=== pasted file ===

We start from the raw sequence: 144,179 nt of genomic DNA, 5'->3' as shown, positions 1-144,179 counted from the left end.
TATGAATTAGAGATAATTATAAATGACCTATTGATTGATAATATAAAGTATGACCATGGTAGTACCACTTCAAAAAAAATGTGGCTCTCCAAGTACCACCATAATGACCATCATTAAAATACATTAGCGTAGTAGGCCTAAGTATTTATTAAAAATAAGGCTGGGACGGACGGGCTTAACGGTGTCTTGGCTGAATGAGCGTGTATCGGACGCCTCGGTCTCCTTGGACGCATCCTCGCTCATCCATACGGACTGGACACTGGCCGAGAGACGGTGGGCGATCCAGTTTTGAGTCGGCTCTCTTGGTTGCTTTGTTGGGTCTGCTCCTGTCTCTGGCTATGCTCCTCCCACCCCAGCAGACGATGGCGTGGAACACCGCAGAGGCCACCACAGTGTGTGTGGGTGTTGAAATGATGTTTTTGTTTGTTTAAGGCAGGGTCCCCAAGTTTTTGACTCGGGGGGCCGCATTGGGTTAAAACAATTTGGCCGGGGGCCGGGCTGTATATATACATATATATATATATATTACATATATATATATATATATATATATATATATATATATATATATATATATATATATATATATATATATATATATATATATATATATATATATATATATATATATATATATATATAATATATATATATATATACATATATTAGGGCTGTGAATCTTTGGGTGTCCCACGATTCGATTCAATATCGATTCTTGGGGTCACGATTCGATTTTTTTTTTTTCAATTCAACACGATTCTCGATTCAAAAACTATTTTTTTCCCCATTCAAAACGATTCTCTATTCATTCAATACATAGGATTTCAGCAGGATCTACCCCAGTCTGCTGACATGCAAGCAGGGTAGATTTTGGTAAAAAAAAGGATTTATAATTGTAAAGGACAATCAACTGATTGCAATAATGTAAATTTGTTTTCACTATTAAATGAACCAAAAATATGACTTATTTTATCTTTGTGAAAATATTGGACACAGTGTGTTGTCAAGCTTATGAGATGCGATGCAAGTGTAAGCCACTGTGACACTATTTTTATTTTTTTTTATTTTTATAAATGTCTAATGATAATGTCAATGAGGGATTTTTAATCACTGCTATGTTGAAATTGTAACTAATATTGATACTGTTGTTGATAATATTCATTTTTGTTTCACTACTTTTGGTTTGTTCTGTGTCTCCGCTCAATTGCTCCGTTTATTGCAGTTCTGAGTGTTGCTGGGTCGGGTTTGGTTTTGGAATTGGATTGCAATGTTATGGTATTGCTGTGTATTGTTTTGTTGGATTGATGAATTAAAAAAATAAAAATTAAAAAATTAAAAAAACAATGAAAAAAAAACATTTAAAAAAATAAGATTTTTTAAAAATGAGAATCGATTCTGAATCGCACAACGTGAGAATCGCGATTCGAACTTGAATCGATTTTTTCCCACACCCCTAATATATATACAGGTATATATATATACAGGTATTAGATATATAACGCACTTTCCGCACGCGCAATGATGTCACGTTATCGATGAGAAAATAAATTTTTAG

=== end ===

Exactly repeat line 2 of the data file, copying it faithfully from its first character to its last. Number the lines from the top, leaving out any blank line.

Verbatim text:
TATGAATTAGAGATAATTATAAATGACCTATTGATTGATAATATAAAGTATGACCATGGTAGTACCACTTCAAAAAAAATGTGGCTCTCCAAGTACCACCATAATGACCATCATTAAAATACATTAGCGTAGTAGGCCTAAGTATTTATTAAAAATAAGGCTGGGACGGACGGGCTTAACGGTGTCTTGGCTGAATGAGCGTGTATCGGACGCCTCGGTCTCCTTGGACGCATCCTCGCTCATCCATACGGACTGGACACTGGCCGAGAGACGGTGGGCGATCCAGTTTTGAGTCGGCTCTCTTGGTTGCTTTGTTGGGTCTGCTCCTGTCTCTGGCTATGCTCCTCCCACCCCAGCAGACGATGGCGTGGAACACCGCAGAGGCCACCACAGTGTGTGTGGGTGTTGAAATGATGTTTTTGTTTGTTTAAGGCAGGGTCCCCAAGTTTTTGACTCGGGGGGCCGCATTGGGTTAAAACAATTTGGCCGGGGGCCGGGCTGTATATATACATATATATATATATATTACATATATATATATATATATATATATATATATATATATATATATATATATATATATATATATATATATATATATATATATATATATATATATATATATATATATATATATATATAATATATATATATATATACATATATTAGGGCTGTGAATCTTTGGGTGTCCCACGATTCGATTCAATATCGATTCTTGGGGTCACGATTCGATTTTTTTTTTTTCAATTCAACACGATTCTCGATTCAAAAACTATTTTTTTCCCCATTCAAAACGATTCTCTATTCATTCAATACATAGGATTTCAGCAGGATCTACCCCAGTCTGCTGACATGCAAGCAGGGTAGATTTTGGTAAAAAAAAGGATTTATAATTGTAAAGGACAATCAACTGATTGCAATAATGTAAATTTGTTTTCACTATTAAATGAACCAAAAATATGACTTATTTTATCTTTGTGAAAATATTGGACACAGTGTGTTGTCAAGCTTATGAGATGCGATGCAAGTGTAAGCCACTGTGACACTATTTTTATTTTTTTTTATTTTTATAAATGTCTAATGATAATGTCAATGAGGGATTTTTAATCACTGCTATGTTGAAATTGTAACTAATATTGATACTGTTGTTGATAATATTCATTTTTGTTTCACTACTTTTGGTTTGTTCTGTGTCTCCGCTCAATTGCTCCGTTTATTGCAGTTCTGAGTGTTGCTGGGTCGGGTTTGGTTTTGGAATTGGATTGCAATGTTATGGTATTGCTGTGTATTGTTTTGTTGGATTGATGAATTAAAAAAATAAAAATTAAAAAATTAAAAAAACAATGAAAAAAAAACATTTAAAAAAATAAGATTTTTTAAAAATGAGAATCGATTCTGAATCGCACAACGTGAGAATCGCGATTCGAACTTGAATCGATTTTTTCCCACACCCCTAATATATATACAGGTATATATATATACAGGTATTAGATATATAACGCACTTTCCGCACGCGCAATGATGTCACGTTATCGATGAGAAAATAAATTTTTAG